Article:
He said to them, “Hear this dream which I have dreamed: There we were binding sheaves in the field, when suddenly my sheaf stood up and remained upright; then your sheaves gathered around and bowed low to my sheaf.” His brothers answered, “Do you mean to reign over us? Do you mean to rule over us?” And they hated him even more for his talk about his dreams. He dreamed another dream and told it to his brothers, saying, “Look, I have had another dream: And this time, the sun, the moon, and eleven stars were bowing down to me.” (Genesis 37:6-9)
When we study the Torah, we can learn different lessons about the characters’ words depending on how we imagine their body language and tone. When you imagine how Joseph describes his dreams to his family, you might see him as haughty, innocent, enthusiastic, condescending, or any combination thereof.
Rabbi Levi said in the name of Rabbi Hama son of Rabbi Hanina: Jacob thought that resurrection would take place in his days. Hence he said, “I and your brethren shall indeed come” (that may well be; but “Shall I and your mother” come? Rachel is dead, yet you say that I and your mother [will come to bow down to you]? But our ancestor did not know that it applied to Bilhah, Rachel’s handmaid, who had brought him [Joseph] up like a mother. (Genesis Rabbah 84:11)
Why doesn’t Joseph tell his dreams to the women in the family? Why does he tell his two dreams (of his brothers’ sheaves bowing down to this sheaf, and of the sun, moon, and eleven stars bowing to him (only to the men? … [Dinah, Joseph’s sister, responds:] “Foolish Joseph! Had he told his dreams to the women in the family (me, his father’s wives, his sisters-in-law, his nieces (we would have recognized in these fantasies nothing more than the intemperate arrogance of youth. Instead he told my brothers, who interpreted his dreams as an expression of his ambition to lord it over them. A different reading of Joseph’s dreams might well have changed the course of our family and thus of national history.” (Ellen Frankel, The Five Books of Miriam)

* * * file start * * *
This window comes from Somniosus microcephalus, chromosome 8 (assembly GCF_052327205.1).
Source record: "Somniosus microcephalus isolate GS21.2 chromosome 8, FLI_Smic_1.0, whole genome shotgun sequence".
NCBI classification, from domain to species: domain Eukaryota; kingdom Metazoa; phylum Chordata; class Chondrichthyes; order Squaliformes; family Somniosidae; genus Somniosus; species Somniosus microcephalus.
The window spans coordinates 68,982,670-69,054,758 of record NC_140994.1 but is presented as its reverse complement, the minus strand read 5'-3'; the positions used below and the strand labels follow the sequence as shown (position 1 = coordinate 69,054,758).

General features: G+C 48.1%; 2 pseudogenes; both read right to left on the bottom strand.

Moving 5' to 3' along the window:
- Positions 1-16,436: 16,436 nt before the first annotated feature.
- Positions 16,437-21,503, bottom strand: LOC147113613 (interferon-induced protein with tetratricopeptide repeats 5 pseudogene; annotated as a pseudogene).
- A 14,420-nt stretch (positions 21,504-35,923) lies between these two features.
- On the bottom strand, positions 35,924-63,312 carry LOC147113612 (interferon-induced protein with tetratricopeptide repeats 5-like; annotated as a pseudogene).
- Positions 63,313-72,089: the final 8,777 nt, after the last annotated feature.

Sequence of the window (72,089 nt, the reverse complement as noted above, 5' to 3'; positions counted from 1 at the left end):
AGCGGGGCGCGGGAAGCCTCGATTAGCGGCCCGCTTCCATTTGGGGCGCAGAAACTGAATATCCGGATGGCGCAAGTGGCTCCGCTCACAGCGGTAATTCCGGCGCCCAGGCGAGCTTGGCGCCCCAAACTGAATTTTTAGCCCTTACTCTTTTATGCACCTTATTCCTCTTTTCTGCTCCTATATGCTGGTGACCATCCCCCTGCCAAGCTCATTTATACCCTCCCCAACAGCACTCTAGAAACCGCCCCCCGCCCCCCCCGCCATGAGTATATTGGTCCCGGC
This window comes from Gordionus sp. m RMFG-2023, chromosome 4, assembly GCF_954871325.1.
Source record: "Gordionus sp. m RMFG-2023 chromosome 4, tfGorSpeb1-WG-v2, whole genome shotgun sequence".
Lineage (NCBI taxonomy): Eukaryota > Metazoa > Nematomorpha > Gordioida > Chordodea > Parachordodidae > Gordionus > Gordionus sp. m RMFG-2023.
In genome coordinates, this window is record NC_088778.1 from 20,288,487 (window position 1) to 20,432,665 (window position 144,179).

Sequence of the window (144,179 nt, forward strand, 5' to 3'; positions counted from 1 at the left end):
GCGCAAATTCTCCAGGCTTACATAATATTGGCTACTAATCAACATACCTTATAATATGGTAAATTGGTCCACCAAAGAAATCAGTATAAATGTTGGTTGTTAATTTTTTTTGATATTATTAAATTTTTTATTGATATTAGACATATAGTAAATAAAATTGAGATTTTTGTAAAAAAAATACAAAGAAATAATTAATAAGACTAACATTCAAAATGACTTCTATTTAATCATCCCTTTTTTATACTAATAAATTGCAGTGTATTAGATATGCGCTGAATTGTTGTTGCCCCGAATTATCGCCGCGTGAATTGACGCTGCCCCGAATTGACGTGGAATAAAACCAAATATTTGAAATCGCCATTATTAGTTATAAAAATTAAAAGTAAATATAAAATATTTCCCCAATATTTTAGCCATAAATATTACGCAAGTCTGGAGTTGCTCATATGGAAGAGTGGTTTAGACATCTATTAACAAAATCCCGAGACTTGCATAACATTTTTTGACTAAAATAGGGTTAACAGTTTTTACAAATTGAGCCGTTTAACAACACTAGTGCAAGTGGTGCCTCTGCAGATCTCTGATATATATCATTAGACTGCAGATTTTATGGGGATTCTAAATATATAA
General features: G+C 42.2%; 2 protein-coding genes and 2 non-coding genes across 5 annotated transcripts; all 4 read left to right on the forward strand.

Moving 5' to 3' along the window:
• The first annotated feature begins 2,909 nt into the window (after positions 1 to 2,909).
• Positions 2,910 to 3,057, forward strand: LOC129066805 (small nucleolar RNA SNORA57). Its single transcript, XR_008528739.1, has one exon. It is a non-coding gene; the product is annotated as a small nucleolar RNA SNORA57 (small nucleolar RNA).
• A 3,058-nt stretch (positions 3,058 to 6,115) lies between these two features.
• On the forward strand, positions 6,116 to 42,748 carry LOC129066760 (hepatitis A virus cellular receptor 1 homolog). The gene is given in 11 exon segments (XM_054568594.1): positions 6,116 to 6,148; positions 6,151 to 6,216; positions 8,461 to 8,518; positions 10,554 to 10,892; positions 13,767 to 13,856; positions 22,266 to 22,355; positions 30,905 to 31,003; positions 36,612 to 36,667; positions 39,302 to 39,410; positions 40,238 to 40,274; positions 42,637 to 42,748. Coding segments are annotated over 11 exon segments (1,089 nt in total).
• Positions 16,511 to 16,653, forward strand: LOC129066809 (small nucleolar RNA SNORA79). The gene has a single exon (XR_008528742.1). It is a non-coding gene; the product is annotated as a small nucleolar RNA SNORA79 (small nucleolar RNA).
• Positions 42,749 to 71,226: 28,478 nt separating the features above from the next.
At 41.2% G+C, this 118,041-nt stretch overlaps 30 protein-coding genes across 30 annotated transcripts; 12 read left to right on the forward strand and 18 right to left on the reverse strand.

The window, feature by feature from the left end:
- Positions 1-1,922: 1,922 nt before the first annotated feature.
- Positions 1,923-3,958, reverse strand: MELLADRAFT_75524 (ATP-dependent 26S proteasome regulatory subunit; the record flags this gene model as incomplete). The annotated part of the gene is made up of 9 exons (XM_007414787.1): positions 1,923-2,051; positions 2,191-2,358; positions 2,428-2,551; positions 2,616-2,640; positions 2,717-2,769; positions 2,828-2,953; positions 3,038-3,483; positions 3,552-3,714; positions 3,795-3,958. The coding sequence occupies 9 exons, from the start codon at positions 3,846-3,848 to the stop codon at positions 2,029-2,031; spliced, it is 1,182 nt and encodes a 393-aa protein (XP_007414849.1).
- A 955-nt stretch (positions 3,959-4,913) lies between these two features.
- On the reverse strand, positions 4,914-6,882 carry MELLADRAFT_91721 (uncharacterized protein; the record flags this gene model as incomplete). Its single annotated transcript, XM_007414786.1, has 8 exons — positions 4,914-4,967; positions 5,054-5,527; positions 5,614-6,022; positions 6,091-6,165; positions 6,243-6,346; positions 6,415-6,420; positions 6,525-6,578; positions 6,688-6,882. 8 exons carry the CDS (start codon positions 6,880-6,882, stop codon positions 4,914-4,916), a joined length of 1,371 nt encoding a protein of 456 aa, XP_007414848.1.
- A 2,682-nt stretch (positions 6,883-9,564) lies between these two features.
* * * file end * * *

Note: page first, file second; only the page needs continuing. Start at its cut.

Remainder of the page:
[Joseph] feels neglected, and he feels special. As the youngest, he imagines that his brothers will pay homage to him. Secure in the affections of his father, he turns his brothers’ dismissal into a haughty antagonism. He has the arrogance of the outsider who sneers at what he craves; the one at the party who refuses to dance because he is afraid he will not have another chance, because refusal is permanent and therefore safe. … Joseph’s dreams are part of a long line of dreams born of resentment mixed with pride. He has the hubris of a dreamer, but he also has the dreamer’s sprinkling of particular grace. (Rabbi David Wolpe, Making Loss Matter)
Questions for Discussion:
Genesis Rabbah reveals the concept that Bilhah has a special place in Joseph’s heart, as a maternal figure after Rachel’s death. Jacob does not realize that Joseph has Bilhah in mind. How typical is it to have people who are not blood relatives who are still considered, essentially, as immediate family? There was a time when close family friends were referred to as “aunt” or “uncle.” What kind of qualities must someone have to “become” a part of an immediate family?
Frankel’s work, in part, adds womens’ voices to the Torah narrative. In her characterization of Dinah, Frankel claims that whereas the women of the family would have humored Joseph’s assertions, the men of the family saw Joseph as a threat. Are the respective reactions to this event are colored heavily by gender? What other factors (i.e., age, economic status, familial status) impact the reading of ancient stories like this?
Wolpe sees Joseph as both egotistical and charming at the beginning of this narrative. Hall of Fame pitcher Dizzy Dean once said, “It ain’t bragging if you can back it up.” Is it appropriate to be charmed by outspoken people who are full of themselves if they prove themselves worthy of their own praise? At what point can a great person’s arrogance overshadow their achievements? Or should their accomplishments and attitude always be judged separately?